GRAND RAPIDS, Mich. (WOOD) — In the early morning hours of Aug. 20, a woman navigating a dark stretch of a rural road in northwest Kent County spotted what she thought was a stranded driver on the side of the road.
Her split-second decision to pull over and offer help would make a difference far beyond what she could have imagined.
“If it wasn’t for an observant motorist who stopped and questioned an individual who she thought was stranded, we may very well still be searching for Mr. Williams’ body,” Grand Rapids Police Sgt. John Wittkowski told News 8 this week.
Court records confirm it was the Good Samaritan passerby who helped police locate the body of Tyrane Williams, 60, of Grand Rapids.
News 8 reached a friend of that passerby, who said, “that’s just the kind of person she is,” referring to the woman’s decision to stop to see if she could help.
The Grand Rapids Police Department was quick to acknowledge the woman’s critical role in bringing to an end several days of fruitless searching by drone, helicopter and officers on foot.
“We cannot emphasize enough the importance of community members stepping up and assisting law enforcement in the solving of crime,” Wittkowski said. “The reality of this was never more evident than in the solving of the Tyrane Williams’ homicide.”
Police had searched unsuccessfully for Williams’ body in late August after detectives said Jaeloni Talton, 24, confessed to fatally shooting Williams and leaving his body off the shoulder of a road in northwest Kent County.
According to the arrest affidavit filed in 63rd District Court, Talton told police he and Williams had been hanging out and driving around when they stopped north of Walker so the older man could urinate.
At that point, Talton told detectives the two men argued, and he shot and killed Williams, dragging his body from the car into tall grass six feet off a rural road in the area of Alpine Avenue/M-37.
Despite Talton’s efforts to lead police to the body, and multiple additional searches by law enforcement, investigators could not locate Williams amid miles of rural roadway framed by tall grass and weeds.
But detectives had one more strategy.
“Jaeloni said that during (his disposal of Williams’ body), an older white woman chanced upon him in her vehicle and asked him if he needed help (car trouble) and he quickly sent the woman on her way,” wrote a GRPD detective in a probable cause affidavit supporting the homicide charge against Talton.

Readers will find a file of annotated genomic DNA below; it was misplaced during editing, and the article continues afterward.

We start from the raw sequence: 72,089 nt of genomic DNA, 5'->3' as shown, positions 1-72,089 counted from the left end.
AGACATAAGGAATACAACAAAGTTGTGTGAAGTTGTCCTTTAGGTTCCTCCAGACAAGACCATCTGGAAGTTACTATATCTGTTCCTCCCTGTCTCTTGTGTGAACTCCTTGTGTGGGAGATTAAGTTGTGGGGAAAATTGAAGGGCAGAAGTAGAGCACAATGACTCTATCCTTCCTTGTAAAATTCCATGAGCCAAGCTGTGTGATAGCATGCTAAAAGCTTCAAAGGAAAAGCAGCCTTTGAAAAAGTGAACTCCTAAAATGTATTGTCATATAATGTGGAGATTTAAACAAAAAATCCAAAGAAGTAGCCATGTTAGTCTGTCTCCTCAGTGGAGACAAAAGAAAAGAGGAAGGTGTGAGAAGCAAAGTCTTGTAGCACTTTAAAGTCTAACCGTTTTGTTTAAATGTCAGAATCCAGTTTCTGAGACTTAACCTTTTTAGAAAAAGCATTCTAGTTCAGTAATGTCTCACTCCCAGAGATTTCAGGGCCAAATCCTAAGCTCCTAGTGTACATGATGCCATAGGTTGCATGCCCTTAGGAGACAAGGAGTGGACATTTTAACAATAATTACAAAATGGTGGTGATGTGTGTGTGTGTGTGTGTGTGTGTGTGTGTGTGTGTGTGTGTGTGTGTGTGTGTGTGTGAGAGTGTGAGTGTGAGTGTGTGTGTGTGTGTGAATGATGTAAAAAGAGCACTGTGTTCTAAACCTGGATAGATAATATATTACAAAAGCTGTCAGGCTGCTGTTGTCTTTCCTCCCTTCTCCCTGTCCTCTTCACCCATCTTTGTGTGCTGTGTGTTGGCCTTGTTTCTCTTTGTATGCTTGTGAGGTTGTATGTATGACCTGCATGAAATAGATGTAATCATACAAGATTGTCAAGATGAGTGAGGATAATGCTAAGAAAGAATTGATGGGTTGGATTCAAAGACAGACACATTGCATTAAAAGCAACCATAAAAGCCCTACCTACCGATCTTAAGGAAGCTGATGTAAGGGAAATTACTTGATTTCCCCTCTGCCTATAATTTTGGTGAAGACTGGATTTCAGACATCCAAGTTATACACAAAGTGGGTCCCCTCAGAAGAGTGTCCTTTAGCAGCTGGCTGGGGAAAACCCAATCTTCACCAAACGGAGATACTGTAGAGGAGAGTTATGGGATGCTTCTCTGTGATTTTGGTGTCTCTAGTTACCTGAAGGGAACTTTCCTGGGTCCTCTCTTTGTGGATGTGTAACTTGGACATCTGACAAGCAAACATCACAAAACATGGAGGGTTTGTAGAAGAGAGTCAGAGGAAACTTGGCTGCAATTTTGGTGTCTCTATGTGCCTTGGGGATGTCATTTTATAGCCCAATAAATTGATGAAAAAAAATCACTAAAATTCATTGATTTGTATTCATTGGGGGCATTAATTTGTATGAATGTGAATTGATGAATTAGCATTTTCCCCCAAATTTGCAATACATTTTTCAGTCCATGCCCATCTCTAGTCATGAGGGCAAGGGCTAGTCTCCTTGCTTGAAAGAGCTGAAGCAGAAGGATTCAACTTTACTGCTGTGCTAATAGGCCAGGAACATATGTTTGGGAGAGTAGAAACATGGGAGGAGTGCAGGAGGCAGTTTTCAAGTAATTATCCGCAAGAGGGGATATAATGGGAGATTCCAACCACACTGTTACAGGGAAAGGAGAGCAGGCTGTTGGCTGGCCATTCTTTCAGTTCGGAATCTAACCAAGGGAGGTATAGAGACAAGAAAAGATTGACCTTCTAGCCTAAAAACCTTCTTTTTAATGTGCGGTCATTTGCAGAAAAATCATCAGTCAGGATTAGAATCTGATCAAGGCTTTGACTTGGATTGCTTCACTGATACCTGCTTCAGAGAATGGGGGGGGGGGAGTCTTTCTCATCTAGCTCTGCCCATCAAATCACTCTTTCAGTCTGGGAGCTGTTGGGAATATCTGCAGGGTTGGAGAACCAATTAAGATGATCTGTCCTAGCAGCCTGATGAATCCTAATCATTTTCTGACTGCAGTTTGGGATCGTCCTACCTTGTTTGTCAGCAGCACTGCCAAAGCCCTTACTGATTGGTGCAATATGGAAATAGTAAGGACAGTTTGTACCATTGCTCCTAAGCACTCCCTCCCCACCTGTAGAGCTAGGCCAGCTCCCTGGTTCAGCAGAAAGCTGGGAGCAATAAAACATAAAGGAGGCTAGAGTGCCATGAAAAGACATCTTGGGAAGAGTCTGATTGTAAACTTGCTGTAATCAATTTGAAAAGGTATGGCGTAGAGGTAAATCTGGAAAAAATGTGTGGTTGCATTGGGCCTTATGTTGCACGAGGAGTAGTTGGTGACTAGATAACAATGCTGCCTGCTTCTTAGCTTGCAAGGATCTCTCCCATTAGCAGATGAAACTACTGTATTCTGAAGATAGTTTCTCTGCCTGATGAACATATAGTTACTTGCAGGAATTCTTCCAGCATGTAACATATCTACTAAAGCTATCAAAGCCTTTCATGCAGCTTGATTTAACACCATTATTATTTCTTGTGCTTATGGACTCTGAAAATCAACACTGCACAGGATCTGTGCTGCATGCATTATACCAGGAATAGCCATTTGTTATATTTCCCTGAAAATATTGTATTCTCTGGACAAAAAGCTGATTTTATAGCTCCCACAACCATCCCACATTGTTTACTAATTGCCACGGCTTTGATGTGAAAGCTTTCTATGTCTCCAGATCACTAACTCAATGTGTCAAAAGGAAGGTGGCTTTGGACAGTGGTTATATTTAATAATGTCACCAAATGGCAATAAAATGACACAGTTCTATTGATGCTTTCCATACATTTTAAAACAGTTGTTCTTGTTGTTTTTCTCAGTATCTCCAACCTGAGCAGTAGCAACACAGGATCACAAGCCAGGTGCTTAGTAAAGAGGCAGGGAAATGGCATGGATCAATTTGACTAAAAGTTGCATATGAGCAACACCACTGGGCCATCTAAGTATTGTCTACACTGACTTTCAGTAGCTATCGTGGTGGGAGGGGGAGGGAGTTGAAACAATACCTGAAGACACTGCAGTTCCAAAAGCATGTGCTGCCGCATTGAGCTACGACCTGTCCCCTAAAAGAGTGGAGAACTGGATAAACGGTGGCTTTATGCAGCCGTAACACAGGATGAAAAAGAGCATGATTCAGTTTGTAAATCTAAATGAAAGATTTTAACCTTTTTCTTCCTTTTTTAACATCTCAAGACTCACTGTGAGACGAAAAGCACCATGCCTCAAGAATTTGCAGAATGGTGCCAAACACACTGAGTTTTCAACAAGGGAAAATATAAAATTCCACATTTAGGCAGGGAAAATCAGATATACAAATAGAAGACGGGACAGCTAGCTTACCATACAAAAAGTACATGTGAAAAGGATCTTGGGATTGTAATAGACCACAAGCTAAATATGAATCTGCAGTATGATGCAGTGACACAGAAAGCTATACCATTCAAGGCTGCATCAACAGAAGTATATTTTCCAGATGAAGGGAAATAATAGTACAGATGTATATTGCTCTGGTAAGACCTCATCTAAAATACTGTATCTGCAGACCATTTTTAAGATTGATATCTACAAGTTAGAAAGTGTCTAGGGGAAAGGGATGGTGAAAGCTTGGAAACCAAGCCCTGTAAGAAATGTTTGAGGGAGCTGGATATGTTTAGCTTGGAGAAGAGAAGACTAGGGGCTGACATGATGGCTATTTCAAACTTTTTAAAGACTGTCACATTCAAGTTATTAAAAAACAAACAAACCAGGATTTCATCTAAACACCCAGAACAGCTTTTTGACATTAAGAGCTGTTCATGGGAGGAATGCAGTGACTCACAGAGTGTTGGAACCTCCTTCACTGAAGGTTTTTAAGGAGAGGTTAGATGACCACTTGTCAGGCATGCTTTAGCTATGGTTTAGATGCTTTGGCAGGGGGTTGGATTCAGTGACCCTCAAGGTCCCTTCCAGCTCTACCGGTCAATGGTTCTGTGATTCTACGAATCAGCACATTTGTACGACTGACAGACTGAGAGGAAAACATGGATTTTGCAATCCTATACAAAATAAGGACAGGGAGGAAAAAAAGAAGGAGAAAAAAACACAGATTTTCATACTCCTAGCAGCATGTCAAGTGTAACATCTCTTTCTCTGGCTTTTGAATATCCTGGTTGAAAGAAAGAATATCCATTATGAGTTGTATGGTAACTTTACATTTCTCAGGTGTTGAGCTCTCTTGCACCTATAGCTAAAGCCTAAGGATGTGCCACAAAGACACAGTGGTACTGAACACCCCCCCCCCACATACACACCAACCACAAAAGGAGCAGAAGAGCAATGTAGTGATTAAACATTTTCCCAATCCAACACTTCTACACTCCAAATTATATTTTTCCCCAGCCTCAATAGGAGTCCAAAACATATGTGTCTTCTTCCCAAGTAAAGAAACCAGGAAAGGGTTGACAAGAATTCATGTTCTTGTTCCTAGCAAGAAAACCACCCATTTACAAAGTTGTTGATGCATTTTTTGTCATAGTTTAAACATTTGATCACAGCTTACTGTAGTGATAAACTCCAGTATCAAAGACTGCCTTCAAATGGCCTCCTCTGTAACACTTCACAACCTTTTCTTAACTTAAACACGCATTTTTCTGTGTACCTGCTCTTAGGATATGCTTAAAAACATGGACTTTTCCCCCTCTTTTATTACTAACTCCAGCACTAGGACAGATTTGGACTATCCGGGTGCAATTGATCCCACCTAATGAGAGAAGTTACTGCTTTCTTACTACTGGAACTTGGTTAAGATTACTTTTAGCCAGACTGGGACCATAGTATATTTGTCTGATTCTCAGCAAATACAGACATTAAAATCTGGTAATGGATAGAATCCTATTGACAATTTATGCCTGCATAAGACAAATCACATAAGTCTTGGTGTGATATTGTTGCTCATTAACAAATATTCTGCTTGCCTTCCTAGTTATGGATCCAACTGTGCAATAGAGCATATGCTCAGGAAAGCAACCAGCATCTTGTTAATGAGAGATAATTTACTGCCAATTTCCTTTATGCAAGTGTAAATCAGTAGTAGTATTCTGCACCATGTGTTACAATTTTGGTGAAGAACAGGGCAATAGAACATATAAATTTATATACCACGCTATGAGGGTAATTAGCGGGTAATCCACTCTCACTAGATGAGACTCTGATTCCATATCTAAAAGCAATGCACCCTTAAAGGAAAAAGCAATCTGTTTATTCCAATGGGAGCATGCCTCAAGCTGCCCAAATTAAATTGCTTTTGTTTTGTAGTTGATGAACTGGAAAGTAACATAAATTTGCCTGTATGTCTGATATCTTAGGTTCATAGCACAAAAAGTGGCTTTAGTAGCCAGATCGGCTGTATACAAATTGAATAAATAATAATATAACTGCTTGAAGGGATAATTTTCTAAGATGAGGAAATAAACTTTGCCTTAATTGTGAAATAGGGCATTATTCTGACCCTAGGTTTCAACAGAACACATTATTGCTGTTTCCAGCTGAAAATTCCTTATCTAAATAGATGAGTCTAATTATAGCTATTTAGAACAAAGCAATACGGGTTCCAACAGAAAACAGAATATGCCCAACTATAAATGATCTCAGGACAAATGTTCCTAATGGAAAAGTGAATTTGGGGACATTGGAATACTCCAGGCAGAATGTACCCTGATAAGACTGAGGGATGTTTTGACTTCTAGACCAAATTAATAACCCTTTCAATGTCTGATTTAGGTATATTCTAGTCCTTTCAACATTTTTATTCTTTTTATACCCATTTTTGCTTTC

“Police subsequently released a media release in an attempt to locate the female driver Jaeloni had stated happened upon him the morning he had killed Tyrane. (The woman) subsequently contacted police after being advised of the press release. She gave investigators a similar account to what Jaeloni had provided to police as far as their encounter went. (She) provided police with the area she had seen Jaeloni at.”
Officers went to that location – Sparta Avenue, where it becomes Ball Creek north of 15 Mile Road NW – and found Williams’ body obscured from view amid tall grass 10 feet off the road’s shoulder.
“The area where Tyrane was located was just to the north of where Jaeloni had taken police during the initial search,” wrote a detective in the affidavit.
Williams had been missing for about a week and a half when his body was finally located on Sept. 1.
Shortly after Williams’ disappearance in August, his vehicle was found – on fire – on the side of a highway in Eaton County.
“Eaton County Sheriff’s Department advised that a firearm and blood had been found in that vehicle after the fire had been extinguished,” wrote a detective in the probable cause document.
The investigator wrote that police contacted a friend of Tyrane’s who had told Williams’ family that the missing 60-year-old had been murdered.
“(The friend) said that Jaeloni had been seen with Tyrane’s (vehicle) and other property after he had gone missing.It was also alleged that Jaeloni had been telling people that he ‘caught a body,’” wrote an investigator in the court document.
According to the affidavit, Jaeloni Talton initially told police he did not know what happened to Williams after he dropped him off at home the night the two men drove around together.
Police wrote that Talton said Williams had given him permission to borrow his vehicle to drive to Detroit, but the engine caught fire as he drove through Lansing.
“Jaeloni was subsequently confronted with the numerous inconsistencies in his stories as well as the significant amount of physical evidence that police obtained against him in this case (the vehicle, gun, blood, casings, bullets, phone records etc.). It was at this point that Jaeloni started crying and he admitted that he had killed Tyrane,” wrote the detective.
Talton is currently housed at the Kent County jail on charges of homicide open murder, tampering with evidence and felony firearms.
His next court hearing is scheduled for Oct. 2.